Generally speaking, I regretfully support the military strikes in Afghanistan and many of the U.S. Justice Dept.’s flagrant violations of due process because I fear the repercussions of another major terrorist act, and because I believe that these actions will do as much as is possible to prevent and/or deter future violent acts against civilians in America.
The repercussion I fear most is a radical crystallization of blind and belligerent national pride – the kind that mucks up even the most reliable channels of information, and impedes progress in all facets of social and political life. The awesome power that the United States yields in geopolitical affairs must be tempered by rational, respectful and pragmatic discussions of the application of this power, particularly by those in the government with legislative control.
Such discussions, even during “peacetime,” have been too infrequent and too apathetically received. The nationalist fervor that was sparked with the onset of the “War on Terror” made this type of discussion even more needed and even more rare in the sensationalized cable news universe.
Case in point: last week Democratic Sen. Tom Daschle (a 2004 presidential hopeful) claimed, in the midst of assessing developments in the “War on Terror,” that “we’ve got to find Osama bin Laden and … other key leaders of the al-Qaeda network or we will have failed.” He also said that there was currently “expansion without at least a clear direction.”
Daschle’s Republican counterpart, Sen. Trent Lott, showed even less moderation in reacting to these comments. He accused Daschle of “trying to divide the country” with his statements and barked, “How dare Senator Daschle criticize President Bush while we are fighting our war on terrorism, especially when we have troops in the field.” This from a man who, in December 1998, announced, “I cannot support [the] military action in the Persian Gulf at this time … both the timing and the policy are subject to question” in response to Clinton’s Operation Desert Fox.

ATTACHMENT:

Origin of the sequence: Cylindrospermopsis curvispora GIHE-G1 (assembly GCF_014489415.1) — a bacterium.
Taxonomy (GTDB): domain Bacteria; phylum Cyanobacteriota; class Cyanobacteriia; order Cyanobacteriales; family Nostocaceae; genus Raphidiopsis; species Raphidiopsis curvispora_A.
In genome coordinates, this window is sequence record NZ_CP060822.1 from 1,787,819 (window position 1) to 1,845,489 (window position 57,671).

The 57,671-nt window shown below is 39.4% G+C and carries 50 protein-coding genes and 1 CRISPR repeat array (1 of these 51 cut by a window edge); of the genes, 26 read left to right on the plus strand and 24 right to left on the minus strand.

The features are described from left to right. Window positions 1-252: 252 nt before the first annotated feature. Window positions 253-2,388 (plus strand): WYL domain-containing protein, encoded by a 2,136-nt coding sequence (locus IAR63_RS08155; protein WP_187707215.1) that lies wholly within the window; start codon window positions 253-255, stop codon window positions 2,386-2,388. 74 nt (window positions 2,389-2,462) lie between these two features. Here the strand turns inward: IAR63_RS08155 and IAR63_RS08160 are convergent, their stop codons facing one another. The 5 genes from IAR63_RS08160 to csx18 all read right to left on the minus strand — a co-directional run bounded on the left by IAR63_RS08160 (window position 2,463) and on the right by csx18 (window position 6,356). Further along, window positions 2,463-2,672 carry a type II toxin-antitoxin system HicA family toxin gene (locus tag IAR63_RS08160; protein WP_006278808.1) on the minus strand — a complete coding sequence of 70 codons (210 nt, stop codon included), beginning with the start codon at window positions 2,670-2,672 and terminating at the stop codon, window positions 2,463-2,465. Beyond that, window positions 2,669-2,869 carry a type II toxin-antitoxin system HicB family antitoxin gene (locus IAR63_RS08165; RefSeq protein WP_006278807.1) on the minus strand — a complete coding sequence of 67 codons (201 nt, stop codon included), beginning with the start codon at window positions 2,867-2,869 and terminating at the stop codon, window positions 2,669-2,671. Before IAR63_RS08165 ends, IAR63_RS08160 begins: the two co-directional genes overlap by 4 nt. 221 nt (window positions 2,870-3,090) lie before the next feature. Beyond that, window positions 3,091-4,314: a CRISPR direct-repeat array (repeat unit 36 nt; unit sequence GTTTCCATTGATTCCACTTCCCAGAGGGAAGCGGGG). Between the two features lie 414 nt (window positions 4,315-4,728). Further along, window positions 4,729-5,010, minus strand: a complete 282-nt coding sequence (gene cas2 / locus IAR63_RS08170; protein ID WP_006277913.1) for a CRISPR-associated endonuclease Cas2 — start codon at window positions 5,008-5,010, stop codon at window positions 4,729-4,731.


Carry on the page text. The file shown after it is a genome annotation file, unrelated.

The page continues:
Daschle’s comments are too simplistic to be considered legitimate criticisms of the administration’s actions. I believe they were a political jab shrouded in skepticism, not backed by a single progressive suggestion regarding problems at hand. Lott’s reaction, of course, was an underhanded rebuke of the poorly initiated, but necessary, discussion of our hazy long-term military goals and our rising defense budget (up to $397 billion in 2003). Lott’s censure of all dissent of President Bush’s decision-making was crude politicking. Daschle perhaps expected this type of reaction and so purposefully went soft with his comments, but that doesn’t let him off the hook. His vague disapproval of the current circumstances begged for proactive solutions but none were advanced.
War, as a rule, is a showcase of the worst human capacities, of which blind patriotism is one. Its effects on progress are clear in the Daschle-Lott correspondence.
Already, the war in Afghanistan has claimed thousands of lives, including those of more than a dozen U.S. soldiers, hundreds of allied Afghan soldiers and untold thousands of civilians, not to mention the thousands of al-Qaeda and Taliban soldiers whose lives are not worthless to those who can value intrinsic human potential couched in a poor, ignorant and violent shell.
Still, these powerful political “leaders” devalue the sensitivity and integrity of informed public discourse by shifting the debate to the level of insignificant political attacks. Even worse, although totally devoid of information, this talk sucks up precious media coverage because of its controversial nature and greatly influences the incredulous ideologues in our society who follow these mouthpieces blindly.
I urge the reader to “Try, as far you can, to get rid of beliefs which depend solely upon the place and time of your education, and upon what your parents and schoolmasters taught you,” as philosopher Bertrand Russell advised. Moreover, I hope that you’ll react to the unreasonable behavior of our politicians by rededicating yourself to search out new, diverse sources of news on current events. Please do not take for granted the incredible wealth of information at your disposal. The discussions needed to end violent strife begin with an intellectually responsible public – and as you surely knew already, those in control are not leading the charge.
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Nico Pitney is a third-year student majoring in philosophy.